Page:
SIGMUND BROUWER is the best-selling author of nearly thirty novels, with close to 4 million books in print. Based on his inspiration for Thief of Glory, which Sigmund wrote as a way to learn and honor his parent's stories, especially of his father's boyhood in a Japanese concentration camp, Sigmund leads The Chapters of Our Lives memoi...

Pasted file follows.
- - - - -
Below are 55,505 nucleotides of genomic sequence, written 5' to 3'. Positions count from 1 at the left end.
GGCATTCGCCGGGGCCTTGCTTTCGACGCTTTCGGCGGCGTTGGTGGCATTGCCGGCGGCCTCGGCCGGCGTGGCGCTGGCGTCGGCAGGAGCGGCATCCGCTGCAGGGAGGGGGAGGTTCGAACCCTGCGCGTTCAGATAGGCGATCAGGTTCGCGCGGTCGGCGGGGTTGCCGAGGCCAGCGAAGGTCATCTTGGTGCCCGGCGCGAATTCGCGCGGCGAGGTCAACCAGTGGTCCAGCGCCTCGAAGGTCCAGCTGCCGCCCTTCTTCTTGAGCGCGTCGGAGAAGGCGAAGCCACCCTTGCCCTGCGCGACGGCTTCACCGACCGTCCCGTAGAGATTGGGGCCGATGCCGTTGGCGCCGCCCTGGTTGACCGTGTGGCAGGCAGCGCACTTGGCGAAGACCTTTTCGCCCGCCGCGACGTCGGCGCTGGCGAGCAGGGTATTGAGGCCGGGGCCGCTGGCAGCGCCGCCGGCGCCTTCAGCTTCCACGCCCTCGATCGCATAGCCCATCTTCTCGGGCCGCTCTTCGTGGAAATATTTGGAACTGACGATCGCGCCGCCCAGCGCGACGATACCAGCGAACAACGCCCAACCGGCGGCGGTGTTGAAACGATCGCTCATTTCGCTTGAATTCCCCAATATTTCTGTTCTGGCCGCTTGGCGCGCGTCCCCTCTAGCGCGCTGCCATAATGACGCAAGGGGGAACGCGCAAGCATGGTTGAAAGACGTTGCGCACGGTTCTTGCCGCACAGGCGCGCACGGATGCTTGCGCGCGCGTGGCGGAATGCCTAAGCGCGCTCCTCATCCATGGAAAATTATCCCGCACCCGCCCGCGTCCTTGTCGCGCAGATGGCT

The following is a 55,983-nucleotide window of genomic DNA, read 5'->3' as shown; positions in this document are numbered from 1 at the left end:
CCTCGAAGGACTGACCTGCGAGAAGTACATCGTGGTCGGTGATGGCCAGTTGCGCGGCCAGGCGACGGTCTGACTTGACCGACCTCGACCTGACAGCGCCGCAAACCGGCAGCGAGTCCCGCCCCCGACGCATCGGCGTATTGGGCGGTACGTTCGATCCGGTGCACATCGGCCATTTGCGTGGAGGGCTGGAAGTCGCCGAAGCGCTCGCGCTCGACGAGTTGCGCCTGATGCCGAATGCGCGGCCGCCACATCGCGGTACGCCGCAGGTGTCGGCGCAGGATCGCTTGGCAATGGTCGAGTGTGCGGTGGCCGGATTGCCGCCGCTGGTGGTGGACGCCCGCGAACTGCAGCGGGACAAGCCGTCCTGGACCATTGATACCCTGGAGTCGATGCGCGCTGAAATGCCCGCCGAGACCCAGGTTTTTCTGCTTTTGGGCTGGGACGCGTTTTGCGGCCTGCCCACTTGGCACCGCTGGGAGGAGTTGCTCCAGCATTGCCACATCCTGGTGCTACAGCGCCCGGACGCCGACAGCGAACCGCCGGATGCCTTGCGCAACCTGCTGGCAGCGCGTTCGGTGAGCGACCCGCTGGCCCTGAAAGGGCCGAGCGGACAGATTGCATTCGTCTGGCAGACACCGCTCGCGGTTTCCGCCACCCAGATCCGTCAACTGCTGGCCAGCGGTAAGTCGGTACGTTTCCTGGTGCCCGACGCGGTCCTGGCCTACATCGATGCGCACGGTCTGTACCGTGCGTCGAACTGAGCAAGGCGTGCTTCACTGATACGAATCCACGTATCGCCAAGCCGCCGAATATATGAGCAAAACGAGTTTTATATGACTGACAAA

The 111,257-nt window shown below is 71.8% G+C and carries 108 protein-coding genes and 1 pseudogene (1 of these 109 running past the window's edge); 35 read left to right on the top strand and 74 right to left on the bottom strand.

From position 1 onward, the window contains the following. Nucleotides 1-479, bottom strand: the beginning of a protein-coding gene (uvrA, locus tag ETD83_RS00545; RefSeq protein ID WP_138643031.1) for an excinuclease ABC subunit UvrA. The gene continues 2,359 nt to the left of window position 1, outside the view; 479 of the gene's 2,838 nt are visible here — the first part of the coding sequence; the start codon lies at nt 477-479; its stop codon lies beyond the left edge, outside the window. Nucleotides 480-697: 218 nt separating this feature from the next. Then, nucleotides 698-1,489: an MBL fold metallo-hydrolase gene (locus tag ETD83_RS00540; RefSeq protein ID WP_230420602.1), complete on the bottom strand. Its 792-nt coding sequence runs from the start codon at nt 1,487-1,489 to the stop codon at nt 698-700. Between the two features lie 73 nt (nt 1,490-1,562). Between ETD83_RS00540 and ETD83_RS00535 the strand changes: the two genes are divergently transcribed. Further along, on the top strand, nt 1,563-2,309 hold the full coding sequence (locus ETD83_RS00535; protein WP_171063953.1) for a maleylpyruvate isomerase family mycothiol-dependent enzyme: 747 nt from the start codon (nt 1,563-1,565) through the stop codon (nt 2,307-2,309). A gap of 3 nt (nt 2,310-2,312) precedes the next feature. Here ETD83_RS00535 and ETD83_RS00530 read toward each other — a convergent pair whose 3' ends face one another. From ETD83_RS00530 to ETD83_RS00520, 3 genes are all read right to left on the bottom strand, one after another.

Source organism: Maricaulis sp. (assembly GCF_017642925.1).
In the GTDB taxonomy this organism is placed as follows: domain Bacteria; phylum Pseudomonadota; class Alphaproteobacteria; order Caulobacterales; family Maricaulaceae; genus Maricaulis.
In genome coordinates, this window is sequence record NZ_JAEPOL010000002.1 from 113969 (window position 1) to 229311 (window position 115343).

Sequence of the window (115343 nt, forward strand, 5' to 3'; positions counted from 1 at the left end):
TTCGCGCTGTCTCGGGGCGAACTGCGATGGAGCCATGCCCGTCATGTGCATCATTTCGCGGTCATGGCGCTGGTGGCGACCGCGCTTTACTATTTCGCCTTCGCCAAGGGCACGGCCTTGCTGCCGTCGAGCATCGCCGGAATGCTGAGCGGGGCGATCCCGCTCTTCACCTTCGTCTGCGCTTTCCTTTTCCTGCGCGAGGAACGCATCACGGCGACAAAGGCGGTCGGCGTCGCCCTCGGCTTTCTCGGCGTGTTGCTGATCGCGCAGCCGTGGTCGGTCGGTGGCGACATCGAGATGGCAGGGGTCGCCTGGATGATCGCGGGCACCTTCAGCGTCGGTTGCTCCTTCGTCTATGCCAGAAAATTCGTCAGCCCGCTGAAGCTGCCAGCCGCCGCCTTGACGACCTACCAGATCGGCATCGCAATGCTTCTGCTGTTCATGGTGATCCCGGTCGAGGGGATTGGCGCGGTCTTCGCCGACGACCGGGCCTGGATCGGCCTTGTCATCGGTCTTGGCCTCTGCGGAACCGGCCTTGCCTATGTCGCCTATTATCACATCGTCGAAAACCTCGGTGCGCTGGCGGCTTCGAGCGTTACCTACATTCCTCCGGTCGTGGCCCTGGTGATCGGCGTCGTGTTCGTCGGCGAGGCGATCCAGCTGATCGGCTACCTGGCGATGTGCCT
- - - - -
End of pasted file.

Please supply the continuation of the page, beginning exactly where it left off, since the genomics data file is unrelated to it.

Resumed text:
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Format:PaperbackDimensions:336 pages, 8.3 × 5.5 × 0.9 inPublished:August 19, 2014Publisher:The Crown Publishing GroupLanguage:English

The following ISBNs are associated with this title:

ISBN - 10:0307446492

ISBN - 13:9780307446497

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Customer Reviews of Thief Of Glory: A Novel

Reviews